From Ramallah, she accompanied the suicidal human bomb by bus and cab to Jerusalem. Then on foot through its downtown streets where, unknown to Tamimi or the young man by her side, the Israel Police had been put on alert following an intelligence tip that a terrorist attack was about to take place. 

Tragically, the general public was never told.

Sbarro, central Jerusalem, the afternoon of August 9, 2001
[Image credit: Avi Ohayon, Israel Govt Press Office]

The massive explosion gutted Sbarro at two o’clock on a hot school vacation afternoon, erasing 16 lives and injuring 130 other innocents. Three Americans were murdered, one of them Malki.

Tamimi was arrested weeks later. Tried in Jerusalem, she was convicted and sentenced to 16 terms of life imprisonment. The three-judge panel, horrified by the smiling accused who admitted all the charges against her, recommended from the bench to the Israeli authorities that Tamimi should never be set free—not in any political deal, not on bail, not for any reason.

Their advice was ignored.

Tamimi walked free in a 2011 deal between Hamas and Israel for the release of a young IDF soldier held hostage for five years. Israel paid heavily, conditionally commuting the sentences of 1,027 convicted Palestinian Arab and other Arab terrorists and setting them loose. More than half had blood on their hands.

Tamimi was bused to Cairo on the day of the release. Following a high-profile media event there in which Hamas leader Khaled Mashaal blessed her arrival, she left on a VIP flight to Jordan and a tumultuous welcome at its main airport and instant, noisy stardom. 

In the years that followed, she hosted her own made-in-Amman terror-friendly Hamas show that was beamed globally via satellite TV. She settled into a jihad-centric talk circuit that got her in front of television cameras, on public event panels and before live audiences throughout the Middle East, as well as opinion pieces in influential Arabic mainstream and social media outlets. Tamimi’s position as one of Islamist terror’s most influential icons is beyond doubt.

* * *

Meanwhile, starting in 2012, just weeks after she left her Israeli cell, Tamimi became a person of interest to the U.S. Department of Justice. A core factor was that two of her victims were U.S. citizens, one of them Malki. (A third, who suffered profound injuries in the atrocity, died in May 2023, having never regained consciousness.)

Those charges were signed off by a U.S. federal judge in July 2013. But they became public only much later on March 14, 2017 via a Department of Justice announcement

As this was happening, we were quietly told that Jordan, which is obligated by a 1995 treaty with the Clinton administration to extradite Tamimi, had flatly refused to comply. “You’re now in the court of public opinion,” one of the officials told me. “Good luck.”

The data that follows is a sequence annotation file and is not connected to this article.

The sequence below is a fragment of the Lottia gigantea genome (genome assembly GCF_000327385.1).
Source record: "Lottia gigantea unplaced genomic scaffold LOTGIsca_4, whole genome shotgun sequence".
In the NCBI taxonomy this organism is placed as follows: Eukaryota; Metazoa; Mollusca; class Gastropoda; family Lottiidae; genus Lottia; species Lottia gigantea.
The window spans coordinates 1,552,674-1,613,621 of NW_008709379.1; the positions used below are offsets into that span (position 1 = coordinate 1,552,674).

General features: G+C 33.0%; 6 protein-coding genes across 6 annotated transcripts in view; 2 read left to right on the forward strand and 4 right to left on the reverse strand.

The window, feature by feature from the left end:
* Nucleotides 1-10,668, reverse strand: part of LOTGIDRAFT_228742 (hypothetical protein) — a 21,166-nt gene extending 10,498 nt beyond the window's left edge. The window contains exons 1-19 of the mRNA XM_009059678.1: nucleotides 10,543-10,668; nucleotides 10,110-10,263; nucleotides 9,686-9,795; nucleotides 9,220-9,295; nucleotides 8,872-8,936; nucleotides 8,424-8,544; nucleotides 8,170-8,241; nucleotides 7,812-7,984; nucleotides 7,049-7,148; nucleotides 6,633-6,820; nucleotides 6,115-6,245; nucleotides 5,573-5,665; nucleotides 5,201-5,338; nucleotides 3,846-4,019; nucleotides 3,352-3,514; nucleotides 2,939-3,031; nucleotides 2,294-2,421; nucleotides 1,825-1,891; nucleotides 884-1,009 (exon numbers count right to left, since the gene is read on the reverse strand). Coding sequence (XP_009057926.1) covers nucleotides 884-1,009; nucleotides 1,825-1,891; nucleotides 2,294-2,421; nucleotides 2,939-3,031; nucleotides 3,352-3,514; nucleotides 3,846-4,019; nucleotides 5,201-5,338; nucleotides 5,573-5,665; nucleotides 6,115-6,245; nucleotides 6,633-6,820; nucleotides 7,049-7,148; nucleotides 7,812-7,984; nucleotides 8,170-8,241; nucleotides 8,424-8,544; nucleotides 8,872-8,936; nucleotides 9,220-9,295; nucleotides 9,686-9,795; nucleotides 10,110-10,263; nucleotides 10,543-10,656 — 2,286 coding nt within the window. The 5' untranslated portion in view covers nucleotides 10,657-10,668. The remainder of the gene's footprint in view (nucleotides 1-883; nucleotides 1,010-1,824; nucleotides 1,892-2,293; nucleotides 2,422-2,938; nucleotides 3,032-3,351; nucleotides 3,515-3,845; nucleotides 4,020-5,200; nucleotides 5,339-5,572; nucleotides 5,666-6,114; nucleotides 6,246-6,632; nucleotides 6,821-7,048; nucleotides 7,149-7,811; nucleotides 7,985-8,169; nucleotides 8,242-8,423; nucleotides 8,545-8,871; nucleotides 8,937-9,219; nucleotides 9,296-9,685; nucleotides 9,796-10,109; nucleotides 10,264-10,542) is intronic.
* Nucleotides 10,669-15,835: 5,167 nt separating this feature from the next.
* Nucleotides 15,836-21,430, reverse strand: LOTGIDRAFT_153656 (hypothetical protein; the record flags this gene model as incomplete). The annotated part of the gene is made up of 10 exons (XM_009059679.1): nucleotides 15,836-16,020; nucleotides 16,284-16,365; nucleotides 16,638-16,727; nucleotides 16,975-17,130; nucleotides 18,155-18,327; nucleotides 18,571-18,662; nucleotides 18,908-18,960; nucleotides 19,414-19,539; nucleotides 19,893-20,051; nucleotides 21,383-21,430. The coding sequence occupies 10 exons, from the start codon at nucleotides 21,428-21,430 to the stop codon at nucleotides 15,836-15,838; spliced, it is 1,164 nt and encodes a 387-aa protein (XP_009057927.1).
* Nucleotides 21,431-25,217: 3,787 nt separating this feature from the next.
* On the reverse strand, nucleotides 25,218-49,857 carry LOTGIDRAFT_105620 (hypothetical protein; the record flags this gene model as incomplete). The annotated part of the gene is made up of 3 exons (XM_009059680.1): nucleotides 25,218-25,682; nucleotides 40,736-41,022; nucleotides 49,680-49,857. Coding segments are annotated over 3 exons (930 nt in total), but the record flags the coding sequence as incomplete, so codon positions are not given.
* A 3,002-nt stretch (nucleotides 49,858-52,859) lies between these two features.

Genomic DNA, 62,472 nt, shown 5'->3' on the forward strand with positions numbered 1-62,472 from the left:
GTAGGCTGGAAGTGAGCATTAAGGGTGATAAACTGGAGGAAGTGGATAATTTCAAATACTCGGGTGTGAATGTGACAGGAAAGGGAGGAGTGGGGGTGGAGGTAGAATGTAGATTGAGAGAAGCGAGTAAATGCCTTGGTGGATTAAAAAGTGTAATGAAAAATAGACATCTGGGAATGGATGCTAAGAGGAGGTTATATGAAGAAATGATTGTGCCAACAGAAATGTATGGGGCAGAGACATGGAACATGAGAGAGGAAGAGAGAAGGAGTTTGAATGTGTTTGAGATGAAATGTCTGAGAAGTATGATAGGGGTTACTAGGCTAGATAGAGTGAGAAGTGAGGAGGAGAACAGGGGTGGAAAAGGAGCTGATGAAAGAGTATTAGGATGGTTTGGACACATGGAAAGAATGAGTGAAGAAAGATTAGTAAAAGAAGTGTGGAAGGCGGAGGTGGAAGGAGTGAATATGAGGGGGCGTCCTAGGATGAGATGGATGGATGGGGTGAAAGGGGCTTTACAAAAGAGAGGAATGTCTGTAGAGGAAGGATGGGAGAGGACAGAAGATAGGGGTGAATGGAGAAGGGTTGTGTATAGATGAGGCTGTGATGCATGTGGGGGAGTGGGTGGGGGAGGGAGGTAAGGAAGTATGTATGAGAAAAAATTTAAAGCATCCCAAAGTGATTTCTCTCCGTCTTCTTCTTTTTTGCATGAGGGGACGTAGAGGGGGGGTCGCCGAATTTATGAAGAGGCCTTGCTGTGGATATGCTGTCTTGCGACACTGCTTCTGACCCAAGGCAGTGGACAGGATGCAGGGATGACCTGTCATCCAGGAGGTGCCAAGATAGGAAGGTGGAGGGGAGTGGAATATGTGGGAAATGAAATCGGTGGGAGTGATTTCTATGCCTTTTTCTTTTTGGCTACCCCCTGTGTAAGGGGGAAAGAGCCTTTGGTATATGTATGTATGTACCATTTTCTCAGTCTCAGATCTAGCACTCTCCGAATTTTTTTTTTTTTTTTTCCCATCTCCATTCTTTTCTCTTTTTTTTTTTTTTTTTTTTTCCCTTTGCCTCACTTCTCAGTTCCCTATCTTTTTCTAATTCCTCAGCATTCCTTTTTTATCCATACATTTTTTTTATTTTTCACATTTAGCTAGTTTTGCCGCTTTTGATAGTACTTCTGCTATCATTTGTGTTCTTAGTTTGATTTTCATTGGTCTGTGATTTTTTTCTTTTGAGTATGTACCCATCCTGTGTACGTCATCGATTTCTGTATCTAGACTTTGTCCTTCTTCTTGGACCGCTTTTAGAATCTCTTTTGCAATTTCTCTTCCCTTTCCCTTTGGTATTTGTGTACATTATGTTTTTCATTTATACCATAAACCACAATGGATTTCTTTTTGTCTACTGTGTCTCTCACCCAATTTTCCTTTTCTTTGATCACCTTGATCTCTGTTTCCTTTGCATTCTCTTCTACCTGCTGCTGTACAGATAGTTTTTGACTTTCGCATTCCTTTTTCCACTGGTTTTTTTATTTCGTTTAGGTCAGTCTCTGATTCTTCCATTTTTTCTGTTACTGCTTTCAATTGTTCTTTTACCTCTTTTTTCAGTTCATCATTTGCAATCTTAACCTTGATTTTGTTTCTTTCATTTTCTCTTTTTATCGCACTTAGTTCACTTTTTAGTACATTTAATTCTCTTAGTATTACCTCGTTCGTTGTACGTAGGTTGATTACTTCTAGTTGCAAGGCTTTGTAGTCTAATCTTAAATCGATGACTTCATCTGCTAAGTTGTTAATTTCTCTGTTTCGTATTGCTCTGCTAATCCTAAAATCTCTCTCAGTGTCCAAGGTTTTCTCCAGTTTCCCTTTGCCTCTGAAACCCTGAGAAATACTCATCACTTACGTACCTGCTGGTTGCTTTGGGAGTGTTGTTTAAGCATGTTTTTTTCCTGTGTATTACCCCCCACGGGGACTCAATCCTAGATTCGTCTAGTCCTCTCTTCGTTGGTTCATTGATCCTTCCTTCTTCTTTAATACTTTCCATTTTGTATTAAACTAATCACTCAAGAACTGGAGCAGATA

The court of public opinion doesn’t have a single address but many. As Malki’s parents, we have tried to reach all of them. We have gone to Congress, assailed the mainstream Western media, written privately to the Biden administration and to the two that came before it, turned to a herd of America’s Jewish organizational insiders, sought help from the government of Israel, and engaged with numerous respected commentators and analysts with expertise in the field.

One or two have said getting Tamimi prosecuted is a bad idea if it offends Jordan. The vast majority either fail to respond or acrobatically avoid dealing directly with the issue even as they sit in the room with my wife and me. The result is mostly the same: We come away frustrated and dismayed by the miles-wide gap between the values they profess and their inaction or actual obstruction.

We have written or spoken about some of those beating-our-head-against-the-wall encounters, but not all. I present a small sample:

  • Jordan signed an extradition treaty with the U.S. in 1995 and complied with it for years. There’s no doubt that it remains valid and enforceable. But a Jordanian court, suspiciously ruling just a week after the charges against Tamimi were unsealed in Washington seven years ago, said the treaty needed to be ratified by the parliament but never was and thus was invalid.
  • No reporter whom I have contacted has ever pressed the Jordanians about the patent falseness of this claim. If it’s true, Jordan created the problem and Jordan can fix it by simply ratifying the treaty tomorrow morning. But as we discovered by suing the State Department in 2021 under the Freedom of Information Act, King Hussein—the father of Jordan’s present King Abdullah—personally ratified the treaty and swore not to allow its violation. That should have ended the controversy but, of course, it hasn’t.
  • Years of appeals to senior American Jewish leaders have been brushed off.